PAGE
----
“Recently, we and other environmental activists have been denied the provision of environmentally relevant information on the disposal of hazardous radioactive wastes, specifically relative to the practice of injecting liquid radioactive waste into deep geological formations in the Krasnoyarsk, Tomsk and Ulyanovsk Regions” said Alexander Kolotov, program director for Radioactive Waste Safety. “This practice is not  permissible an leads to a deepening distrust between local residents and the nuclear industry.”

“As is well known, Russia’s state nuclear corporation Rosatom has a long list of information it considers commercial secrets and classified. This list compulsory across all divisions and subsidiaries of the company, said Alexander Nikitin of Bellona. “Therefore, Rosatom doesn’t permit one or another division within its ranks to disclose information when it is requested by the public.”

“We are certain that enterprises and organizations in Russia, which handle radioactive waste should maintain transparency with the public about the dangers of these activities and their possible impact on the environment and public health,” said Ivan Blokov, program director of Greenpeace.
“Ecologically significant information on radioactive waste should be included in the annual environmental reports of the relevant enterprises and organizations, and should be published on their official websites and be provided by them at the request of citizens and public organizations.”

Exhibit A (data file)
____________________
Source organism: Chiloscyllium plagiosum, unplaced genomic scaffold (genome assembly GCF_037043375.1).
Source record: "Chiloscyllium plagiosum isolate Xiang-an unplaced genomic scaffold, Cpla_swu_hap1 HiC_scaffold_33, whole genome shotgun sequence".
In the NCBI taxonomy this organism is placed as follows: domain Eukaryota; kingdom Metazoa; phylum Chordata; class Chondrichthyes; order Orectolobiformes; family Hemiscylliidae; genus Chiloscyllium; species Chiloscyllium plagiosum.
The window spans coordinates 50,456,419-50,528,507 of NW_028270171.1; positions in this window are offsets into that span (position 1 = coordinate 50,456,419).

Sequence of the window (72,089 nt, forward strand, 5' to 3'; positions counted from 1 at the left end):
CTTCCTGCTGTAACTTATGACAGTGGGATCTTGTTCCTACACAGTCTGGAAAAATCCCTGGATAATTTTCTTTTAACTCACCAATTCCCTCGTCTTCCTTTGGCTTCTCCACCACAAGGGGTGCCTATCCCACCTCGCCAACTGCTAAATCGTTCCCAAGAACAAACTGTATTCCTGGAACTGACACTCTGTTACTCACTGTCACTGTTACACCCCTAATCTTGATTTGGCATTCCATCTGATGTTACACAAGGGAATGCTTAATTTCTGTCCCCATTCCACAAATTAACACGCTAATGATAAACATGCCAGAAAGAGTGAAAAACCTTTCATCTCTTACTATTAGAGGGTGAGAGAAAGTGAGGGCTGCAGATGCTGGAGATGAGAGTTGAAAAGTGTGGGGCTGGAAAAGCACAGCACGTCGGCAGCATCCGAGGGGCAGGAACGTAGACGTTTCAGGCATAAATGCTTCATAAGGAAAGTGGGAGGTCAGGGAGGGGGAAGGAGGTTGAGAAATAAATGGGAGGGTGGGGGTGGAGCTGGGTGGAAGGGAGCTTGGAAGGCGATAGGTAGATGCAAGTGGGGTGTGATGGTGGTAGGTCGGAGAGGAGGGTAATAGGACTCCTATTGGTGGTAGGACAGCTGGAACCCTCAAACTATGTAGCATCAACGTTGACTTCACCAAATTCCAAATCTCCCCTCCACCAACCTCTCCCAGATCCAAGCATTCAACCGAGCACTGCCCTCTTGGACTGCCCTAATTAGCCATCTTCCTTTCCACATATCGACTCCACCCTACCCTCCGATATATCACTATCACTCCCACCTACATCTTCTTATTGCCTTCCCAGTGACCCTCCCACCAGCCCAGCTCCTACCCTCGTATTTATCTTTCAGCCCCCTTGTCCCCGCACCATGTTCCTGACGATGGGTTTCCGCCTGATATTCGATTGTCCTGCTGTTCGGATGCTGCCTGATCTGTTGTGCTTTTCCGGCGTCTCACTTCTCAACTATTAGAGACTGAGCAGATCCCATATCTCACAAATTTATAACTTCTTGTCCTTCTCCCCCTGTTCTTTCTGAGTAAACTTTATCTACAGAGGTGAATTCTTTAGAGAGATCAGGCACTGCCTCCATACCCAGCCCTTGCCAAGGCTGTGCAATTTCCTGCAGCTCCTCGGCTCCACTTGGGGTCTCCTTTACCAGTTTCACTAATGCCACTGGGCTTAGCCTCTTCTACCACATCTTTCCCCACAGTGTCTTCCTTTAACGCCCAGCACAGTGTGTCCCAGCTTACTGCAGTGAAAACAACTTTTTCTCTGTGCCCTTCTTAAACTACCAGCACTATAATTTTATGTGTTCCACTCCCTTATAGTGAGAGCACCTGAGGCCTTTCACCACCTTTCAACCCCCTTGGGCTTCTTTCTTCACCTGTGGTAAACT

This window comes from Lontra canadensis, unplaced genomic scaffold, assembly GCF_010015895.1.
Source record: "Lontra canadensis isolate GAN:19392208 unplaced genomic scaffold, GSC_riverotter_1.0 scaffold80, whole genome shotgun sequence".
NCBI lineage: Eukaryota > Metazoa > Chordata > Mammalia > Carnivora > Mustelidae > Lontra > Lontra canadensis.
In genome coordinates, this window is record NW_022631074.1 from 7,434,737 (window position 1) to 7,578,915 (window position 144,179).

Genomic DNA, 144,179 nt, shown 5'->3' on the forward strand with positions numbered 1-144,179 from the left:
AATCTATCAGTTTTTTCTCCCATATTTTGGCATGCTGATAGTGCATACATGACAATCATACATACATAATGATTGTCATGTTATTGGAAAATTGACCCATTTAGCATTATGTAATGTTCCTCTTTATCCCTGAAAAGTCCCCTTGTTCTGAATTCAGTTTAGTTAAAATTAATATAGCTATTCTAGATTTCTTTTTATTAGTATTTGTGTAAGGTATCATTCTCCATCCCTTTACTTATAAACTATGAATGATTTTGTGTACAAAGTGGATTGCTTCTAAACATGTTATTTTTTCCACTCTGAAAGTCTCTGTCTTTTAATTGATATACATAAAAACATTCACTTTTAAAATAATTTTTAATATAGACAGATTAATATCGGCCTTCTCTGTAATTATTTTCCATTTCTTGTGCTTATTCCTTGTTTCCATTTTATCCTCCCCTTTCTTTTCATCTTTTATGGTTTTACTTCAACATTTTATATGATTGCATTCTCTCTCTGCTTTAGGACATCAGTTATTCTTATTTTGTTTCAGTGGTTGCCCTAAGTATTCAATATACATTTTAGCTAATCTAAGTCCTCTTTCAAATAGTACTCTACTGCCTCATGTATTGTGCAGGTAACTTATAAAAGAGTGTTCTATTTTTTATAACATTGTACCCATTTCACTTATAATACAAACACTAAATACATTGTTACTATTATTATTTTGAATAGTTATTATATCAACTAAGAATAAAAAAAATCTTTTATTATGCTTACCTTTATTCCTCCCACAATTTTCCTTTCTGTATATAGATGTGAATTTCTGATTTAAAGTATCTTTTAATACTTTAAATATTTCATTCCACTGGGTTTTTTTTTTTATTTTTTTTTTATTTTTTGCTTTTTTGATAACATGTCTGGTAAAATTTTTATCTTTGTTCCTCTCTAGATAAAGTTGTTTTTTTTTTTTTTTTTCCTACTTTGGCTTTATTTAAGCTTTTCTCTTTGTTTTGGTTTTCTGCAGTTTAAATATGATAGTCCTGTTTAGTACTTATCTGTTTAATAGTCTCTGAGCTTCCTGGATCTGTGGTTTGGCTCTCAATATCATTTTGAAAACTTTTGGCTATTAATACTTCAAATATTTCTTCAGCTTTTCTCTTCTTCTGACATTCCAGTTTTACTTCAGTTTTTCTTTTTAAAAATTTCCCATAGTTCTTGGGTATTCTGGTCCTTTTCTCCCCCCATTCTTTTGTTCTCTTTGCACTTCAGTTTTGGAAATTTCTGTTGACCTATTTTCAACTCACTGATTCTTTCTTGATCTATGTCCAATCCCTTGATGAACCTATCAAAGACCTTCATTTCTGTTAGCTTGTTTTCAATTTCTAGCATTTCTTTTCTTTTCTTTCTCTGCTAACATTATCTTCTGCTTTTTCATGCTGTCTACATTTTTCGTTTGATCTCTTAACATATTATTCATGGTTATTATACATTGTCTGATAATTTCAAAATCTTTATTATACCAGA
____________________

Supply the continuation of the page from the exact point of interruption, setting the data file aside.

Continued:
In addition to presenting environmentally relevant information on radioactive waste, environmentalists call upon Russia’s nuclear waste disposition industries to to immediately inform the public and local residents about any significant incidents or accidents associated with hazardous radioactive waste.

June 30, 2018 Posted by | opposition to nuclear, Russia, secrets,lies and civil liberties | Leave a comment

Putin: Russia making a quantum leap in nuclear weaponry

Putin says new Russian nuclear weapons are decades ahead of foreign rivals, 58 WGJT Milwaukeee, By:  , 28 June 18 MOSCOW (AP) — Russian President Vladimir Putin boasted about his country’s prospective nuclear weapons Thursday, saying they are years and even decades ahead of foreign designs.

June 29, 2018 Posted by | Russia, weapons and war | Leave a comment

Russia, Rwanda establish nuclear energy ties

 WNN, 27 June 2018

Russia’s Rosatom and the Ministry of Infrastructure of Rwanda have signed a Memorandum of Understanding on cooperation in the peaceful uses of nuclear energy. The document was signed on 22 June by Rosatom Deputy Director General Nikolay Spassky and Ambassador Extraordinary and Plenipotentiary of the Republic of Rwanda to the Russian Federation Jeanne d’Arc Mujawamariya……

Rosatom signed a similar MoU in February with the Ministry of Scientific Research and Technological Innovations of the Republic of Congo, and with the Kenyan Council for nuclear energy in June 2016.